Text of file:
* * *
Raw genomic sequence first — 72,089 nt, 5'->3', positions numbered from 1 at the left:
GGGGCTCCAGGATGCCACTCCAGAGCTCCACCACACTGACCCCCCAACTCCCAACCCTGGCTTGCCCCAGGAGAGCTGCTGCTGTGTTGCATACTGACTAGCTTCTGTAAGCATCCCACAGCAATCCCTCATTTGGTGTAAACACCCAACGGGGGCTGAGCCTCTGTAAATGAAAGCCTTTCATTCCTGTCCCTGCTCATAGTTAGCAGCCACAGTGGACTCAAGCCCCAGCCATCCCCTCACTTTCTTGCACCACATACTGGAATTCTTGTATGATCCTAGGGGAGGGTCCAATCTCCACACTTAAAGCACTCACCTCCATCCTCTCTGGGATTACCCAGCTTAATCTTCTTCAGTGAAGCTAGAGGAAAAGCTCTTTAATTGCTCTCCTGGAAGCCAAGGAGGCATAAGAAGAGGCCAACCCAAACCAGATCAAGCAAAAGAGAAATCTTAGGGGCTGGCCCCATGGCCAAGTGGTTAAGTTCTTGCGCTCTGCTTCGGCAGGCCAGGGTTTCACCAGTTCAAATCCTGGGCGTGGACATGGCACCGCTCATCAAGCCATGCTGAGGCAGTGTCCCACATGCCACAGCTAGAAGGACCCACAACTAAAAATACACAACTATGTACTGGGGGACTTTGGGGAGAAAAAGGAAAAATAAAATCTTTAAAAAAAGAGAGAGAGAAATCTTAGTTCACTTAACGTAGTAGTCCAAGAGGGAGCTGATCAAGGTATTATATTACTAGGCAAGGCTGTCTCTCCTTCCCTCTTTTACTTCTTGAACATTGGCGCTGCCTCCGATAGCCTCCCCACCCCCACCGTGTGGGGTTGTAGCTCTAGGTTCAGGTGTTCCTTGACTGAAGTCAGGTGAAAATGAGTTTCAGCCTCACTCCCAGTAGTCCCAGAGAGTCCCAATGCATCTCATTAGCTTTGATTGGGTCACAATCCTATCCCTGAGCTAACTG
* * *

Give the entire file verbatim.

Raw genomic sequence first — 72,089 nt, 5'->3', positions numbered from 1 at the left:
GGGGCTCCAGGATGCCACTCCAGAGCTCCACCACACTGACCCCCCAACTCCCAACCCTGGCTTGCCCCAGGAGAGCTGCTGCTGTGTTGCATACTGACTAGCTTCTGTAAGCATCCCACAGCAATCCCTCATTTGGTGTAAACACCCAACGGGGGCTGAGCCTCTGTAAATGAAAGCCTTTCATTCCTGTCCCTGCTCATAGTTAGCAGCCACAGTGGACTCAAGCCCCAGCCATCCCCTCACTTTCTTGCACCACATACTGGAATTCTTGTATGATCCTAGGGGAGGGTCCAATCTCCACACTTAAAGCACTCACCTCCATCCTCTCTGGGATTACCCAGCTTAATCTTCTTCAGTGAAGCTAGAGGAAAAGCTCTTTAATTGCTCTCCTGGAAGCCAAGGAGGCATAAGAAGAGGCCAACCCAAACCAGATCAAGCAAAAGAGAAATCTTAGGGGCTGGCCCCATGGCCAAGTGGTTAAGTTCTTGCGCTCTGCTTCGGCAGGCCAGGGTTTCACCAGTTCAAATCCTGGGCGTGGACATGGCACCGCTCATCAAGCCATGCTGAGGCAGTGTCCCACATGCCACAGCTAGAAGGACCCACAACTAAAAATACACAACTATGTACTGGGGGACTTTGGGGAGAAAAAGGAAAAATAAAATCTTTAAAAAAAGAGAGAGAGAAATCTTAGTTCACTTAACGTAGTAGTCCAAGAGGGAGCTGATCAAGGTATTATATTACTAGGCAAGGCTGTCTCTCCTTCCCTCTTTTACTTCTTGAACATTGGCGCTGCCTCCGATAGCCTCCCCACCCCCACCGTGTGGGGTTGTAGCTCTAGGTTCAGGTGTTCCTTGACTGAAGTCAGGTGAAAATGAGTTTCAGCCTCACTCCCAGTAGTCCCAGAGAGTCCCAATGCATCTCATTAGCTTTGATTGGGTCACAATCCTATCCCTGAGCTAACTG